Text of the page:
As I am convinced that the long term outlook on crude prices will be ever higher,(as are 99% of people) I am more curious over what prices we will never see again rather than those prices we will probably inevitably reach in the coming months and years.

Im curious... what is the lowest price you think we will ever see again?

My guess, is that we will be lucky to see oil below $85 again

On Dec 27, 2007,Nate Hagens posted a poll of oil price volatility in 2008. I predicted the following:

I'm going with a high of $109 and a low of $83, for a range of $26, which is 27.1% of $96.

That puts me in #3 which is my guess.

Mild but prolonged US and EU recession in 2008 combined with continued but slower growth in Asia will keep prices from going too high or too low. Relative stability world wide during 2008 election campaign and increasing relative political stability in the Middle East will keep prices relatively stable.

Wild cards: Turkish/Kurdish situation may get out of hand. Relative "stability" in Iraq could deteriorate quickly. Potential domestic turmoil in Saudi Arabia could destabilize the country. Potential, although not probable, serious 1930's style depression in US could cause prices to drop significantly. US sponsored destabilizing action in Venezuela (unlikely) or significant rise in tensions between Russia and US could affect volatility.

If wild card events occur, all bets are off re volatility. I will, however, stick with my #3 (27.1%) prediction.

I think I will stick with the low of $83. Although, my high of $109 has been passed at $111, but not by much.

Could we not use the Trade Weighted Index as a guide to how much we are paying for oil in relation to our own currency. Any ideas?

the key thing is that fuel affordability drops for that country.

This IS the down under Oil Drum, I would like to see the price in AUS/NZ for this very reason. Unfortunately gold and oil are always given in US; which brings us back to the original question - what does the graph look like in Euroes (say, or any other currency that didn't forget its parachute).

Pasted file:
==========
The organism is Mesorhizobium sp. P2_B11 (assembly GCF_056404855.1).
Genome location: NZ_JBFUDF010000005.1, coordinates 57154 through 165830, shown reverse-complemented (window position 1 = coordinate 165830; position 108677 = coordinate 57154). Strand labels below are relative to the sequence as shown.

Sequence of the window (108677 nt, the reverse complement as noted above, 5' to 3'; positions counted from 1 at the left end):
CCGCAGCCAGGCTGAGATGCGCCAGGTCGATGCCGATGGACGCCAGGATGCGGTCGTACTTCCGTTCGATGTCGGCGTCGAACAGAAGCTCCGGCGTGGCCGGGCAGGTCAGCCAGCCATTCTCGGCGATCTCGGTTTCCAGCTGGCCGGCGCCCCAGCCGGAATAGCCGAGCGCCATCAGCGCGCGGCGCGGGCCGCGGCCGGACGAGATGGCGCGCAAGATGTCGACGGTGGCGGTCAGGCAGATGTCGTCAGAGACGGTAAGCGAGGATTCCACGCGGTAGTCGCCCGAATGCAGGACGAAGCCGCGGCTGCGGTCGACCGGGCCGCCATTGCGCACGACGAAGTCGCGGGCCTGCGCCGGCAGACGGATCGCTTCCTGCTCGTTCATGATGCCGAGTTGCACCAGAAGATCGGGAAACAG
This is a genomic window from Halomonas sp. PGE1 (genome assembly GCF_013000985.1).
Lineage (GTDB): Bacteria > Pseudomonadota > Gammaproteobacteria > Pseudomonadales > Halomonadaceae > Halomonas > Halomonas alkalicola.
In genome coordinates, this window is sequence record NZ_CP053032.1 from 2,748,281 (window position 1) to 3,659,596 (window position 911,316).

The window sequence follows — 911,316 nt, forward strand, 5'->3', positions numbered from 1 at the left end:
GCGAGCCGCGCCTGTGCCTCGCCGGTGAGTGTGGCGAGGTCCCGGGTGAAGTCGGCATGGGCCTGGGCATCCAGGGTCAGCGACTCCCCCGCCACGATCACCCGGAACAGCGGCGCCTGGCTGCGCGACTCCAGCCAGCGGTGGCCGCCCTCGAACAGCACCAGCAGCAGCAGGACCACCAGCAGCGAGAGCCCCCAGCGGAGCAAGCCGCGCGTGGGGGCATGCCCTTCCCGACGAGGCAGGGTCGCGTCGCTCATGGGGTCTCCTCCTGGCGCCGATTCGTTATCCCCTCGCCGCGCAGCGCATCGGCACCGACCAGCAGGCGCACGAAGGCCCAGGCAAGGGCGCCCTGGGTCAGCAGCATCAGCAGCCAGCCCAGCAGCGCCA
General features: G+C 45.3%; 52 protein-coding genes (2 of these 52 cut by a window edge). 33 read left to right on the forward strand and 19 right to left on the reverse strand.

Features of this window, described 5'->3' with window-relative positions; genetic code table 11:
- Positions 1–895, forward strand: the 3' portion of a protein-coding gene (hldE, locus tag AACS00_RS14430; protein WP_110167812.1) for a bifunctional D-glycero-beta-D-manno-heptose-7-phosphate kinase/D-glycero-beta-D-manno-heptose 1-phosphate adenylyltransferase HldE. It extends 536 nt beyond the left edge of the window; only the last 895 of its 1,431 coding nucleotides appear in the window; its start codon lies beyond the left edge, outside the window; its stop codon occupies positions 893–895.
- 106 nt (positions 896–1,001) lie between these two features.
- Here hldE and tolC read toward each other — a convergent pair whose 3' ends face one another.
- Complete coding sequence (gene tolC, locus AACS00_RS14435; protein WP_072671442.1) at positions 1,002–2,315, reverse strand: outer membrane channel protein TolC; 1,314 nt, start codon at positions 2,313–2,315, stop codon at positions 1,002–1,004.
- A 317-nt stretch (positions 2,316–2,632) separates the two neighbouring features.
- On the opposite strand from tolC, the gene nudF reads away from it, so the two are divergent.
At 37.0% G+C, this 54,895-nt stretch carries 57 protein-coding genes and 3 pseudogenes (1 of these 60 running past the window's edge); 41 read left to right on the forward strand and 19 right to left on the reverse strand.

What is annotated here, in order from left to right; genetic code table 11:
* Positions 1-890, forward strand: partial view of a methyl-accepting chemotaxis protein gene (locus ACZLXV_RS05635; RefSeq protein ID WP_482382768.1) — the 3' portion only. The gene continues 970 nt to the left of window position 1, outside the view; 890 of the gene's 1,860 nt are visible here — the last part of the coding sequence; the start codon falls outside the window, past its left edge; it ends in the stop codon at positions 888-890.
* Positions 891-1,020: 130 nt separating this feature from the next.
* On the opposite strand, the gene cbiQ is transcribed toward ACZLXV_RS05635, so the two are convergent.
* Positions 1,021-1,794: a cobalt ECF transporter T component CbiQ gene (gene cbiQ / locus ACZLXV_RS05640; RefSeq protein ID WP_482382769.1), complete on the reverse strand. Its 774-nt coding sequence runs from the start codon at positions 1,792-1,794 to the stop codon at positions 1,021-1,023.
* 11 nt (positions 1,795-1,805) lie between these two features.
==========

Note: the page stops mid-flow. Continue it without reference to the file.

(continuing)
One of the first graphs in the Oil Watch Monthly is a graph of oil prices in dollars (US) and Euros.


You cam see the WTI chart in AUS Dollar here:


They don't seem to have any of the other oil indexes in their symbol list.


This is a bit out of date but shows a few graphs that overlay the dollar with other currencies which I think is easier to see the difference.


We do need to break this meme of dollar = valuation vehicle. The dollar, when well circulated, will be suitable for wiping before too long. Rather than valuing oil in dollars, we need to be valuing all currencies in oil drum equivalents, no?

As I said above, while crude in US dollars may not have much use as a measuring stick for the world, it has use for the US.

If US per capita GDP remains steady (as in a "light" recession), then as the price in US$ of crude rises, they can afford less, and come udner strain. If the price rises high enough, they come under severe strain, and eventually can no longer be a wasteful industrial economy, they have to give up some of their waste or some of their industry.

See The Freezing Point of Industrial Society, or for a version you can comment on, begin here on my blog.

a little while back (on this site) it was suggested that countries had the ability to industrialize / de-industrialized when the earnings per person within the country passed 10k barrels of oil/year.

Perhaps a sensible metric would be the number of barrels of oil someone on a median wage can afford.

I wrote that, see link ;)